security is screening all containers and cargo. Again, if the threat to this country comes in the near term, in the near term, in a crate and not on a missile, then why aren't we investing more in that portal technology to keep nuclear material out of this country, to keep a nuclear weapon out of this country, to keep a radiological weapon out of this country?

Why is it in terms of cargo coming in through our airports that when you go to the airport to get on a flight and you have to take your shoes off and your belt off and you have to be wanded down, that at the same time in the cargo hold of that plane, where half of the cargo on most passenger jets is commercial, it is not your luggage, it is commercial cargo, 98 percent of that cargo or thereabouts is never screened for explosives? So you have to take off your shoes, yes; but you could ship a bomb the size of a small piano in a crate, and it may never be inspected for explosives.

That doesn't make sense. That is a real deficiency that has to be addressed. We cannot afford to wait until there is a calamity. Terrorists don't need to fly planes into our buildings to destroy the economy of this country. It would be enough to destroy that plane in mid-flight. We simply cannot afford to take these risks, and we must screen all containers and cargo.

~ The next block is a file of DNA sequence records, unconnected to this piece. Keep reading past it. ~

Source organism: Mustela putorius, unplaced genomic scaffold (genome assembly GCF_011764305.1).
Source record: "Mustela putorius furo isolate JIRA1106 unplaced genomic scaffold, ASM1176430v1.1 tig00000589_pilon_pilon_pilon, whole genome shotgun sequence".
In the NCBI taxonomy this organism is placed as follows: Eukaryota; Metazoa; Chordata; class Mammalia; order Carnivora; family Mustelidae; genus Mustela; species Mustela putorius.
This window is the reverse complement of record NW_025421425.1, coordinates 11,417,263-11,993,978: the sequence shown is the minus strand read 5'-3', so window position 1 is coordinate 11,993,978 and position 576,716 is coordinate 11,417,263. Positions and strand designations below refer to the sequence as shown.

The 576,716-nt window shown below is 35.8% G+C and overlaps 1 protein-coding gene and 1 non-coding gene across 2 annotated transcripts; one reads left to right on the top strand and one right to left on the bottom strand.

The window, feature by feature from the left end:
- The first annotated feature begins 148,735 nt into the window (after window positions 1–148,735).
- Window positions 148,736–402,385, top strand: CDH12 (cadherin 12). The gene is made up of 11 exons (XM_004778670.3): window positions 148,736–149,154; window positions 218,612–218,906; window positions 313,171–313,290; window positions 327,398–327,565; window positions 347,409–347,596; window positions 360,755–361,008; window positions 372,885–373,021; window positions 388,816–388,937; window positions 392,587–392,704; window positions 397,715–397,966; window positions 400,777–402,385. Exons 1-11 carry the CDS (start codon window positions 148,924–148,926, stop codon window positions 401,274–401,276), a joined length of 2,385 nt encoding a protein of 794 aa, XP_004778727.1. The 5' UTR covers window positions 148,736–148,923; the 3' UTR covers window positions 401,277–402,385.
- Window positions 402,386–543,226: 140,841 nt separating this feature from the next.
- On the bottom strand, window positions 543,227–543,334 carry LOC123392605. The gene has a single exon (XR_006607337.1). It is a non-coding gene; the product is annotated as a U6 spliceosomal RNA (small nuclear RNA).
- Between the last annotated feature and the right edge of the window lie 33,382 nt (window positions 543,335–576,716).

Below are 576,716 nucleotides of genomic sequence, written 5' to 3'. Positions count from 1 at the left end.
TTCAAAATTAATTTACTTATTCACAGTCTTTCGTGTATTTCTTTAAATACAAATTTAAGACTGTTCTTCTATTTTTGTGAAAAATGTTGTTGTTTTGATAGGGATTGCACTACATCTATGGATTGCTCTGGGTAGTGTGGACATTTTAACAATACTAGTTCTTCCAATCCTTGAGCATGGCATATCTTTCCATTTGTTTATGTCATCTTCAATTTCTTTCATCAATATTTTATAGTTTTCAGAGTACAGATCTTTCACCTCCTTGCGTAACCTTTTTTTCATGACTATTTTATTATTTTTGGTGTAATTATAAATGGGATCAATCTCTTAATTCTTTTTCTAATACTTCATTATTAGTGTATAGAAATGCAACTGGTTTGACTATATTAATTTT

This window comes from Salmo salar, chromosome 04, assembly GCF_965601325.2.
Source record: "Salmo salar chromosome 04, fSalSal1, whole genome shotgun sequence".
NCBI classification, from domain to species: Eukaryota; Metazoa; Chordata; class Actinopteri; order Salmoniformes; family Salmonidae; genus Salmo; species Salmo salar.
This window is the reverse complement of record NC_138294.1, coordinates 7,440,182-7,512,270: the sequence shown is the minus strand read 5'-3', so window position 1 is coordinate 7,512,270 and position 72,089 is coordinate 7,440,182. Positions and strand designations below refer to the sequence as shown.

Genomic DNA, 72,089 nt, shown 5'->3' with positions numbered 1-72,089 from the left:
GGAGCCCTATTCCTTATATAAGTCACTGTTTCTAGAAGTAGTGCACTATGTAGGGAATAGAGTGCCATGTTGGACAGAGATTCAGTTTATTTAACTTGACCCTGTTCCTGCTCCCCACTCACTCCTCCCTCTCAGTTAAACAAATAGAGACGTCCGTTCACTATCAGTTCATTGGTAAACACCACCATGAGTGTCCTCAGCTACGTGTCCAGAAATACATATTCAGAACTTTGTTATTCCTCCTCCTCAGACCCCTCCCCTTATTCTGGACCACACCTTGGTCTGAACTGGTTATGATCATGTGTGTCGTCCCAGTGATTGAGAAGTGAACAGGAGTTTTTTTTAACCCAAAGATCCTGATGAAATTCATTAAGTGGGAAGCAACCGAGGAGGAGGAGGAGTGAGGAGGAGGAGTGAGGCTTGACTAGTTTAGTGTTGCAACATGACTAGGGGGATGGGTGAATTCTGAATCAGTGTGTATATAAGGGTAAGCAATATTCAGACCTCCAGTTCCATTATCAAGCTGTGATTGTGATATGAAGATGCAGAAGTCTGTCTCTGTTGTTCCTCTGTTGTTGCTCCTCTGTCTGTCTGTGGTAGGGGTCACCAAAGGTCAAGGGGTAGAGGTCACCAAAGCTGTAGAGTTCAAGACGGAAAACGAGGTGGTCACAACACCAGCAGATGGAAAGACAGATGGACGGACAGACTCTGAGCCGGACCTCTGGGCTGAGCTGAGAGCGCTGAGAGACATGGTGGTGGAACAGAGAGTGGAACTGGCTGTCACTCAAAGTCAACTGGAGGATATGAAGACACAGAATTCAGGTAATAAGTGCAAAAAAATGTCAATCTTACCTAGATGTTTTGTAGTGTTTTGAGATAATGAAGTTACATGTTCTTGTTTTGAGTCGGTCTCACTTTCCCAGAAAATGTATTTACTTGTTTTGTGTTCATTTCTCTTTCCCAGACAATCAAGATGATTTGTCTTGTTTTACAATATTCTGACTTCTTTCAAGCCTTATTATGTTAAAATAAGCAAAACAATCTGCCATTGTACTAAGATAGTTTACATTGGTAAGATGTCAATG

The job at our ports is an even more difficult challenge, but it is one that can be met. It can be met through a homeland security plan that is tough, that is smart, and where the priorities match the nature of the risk. That is exactly what we have to do in homeland security. We have to prioritize, what are the greatest risks facing the country, and that is where we need to devote our greatest resources.

We need to safeguard our nuclear and chemical plants, which still have not been adequately safeguarded.

We can't outsource our security of our ports or airports or mass transit to other interests. We have to train and equip first responders. I had a group of first responders from my district in to visit with me today from the cities of Burbank and Glendale and other parts of Los Angeles to talk about their lack of interoperable communications equipment. They can't talk to each other across the cities. They are starting to be able to. They are patching this system together.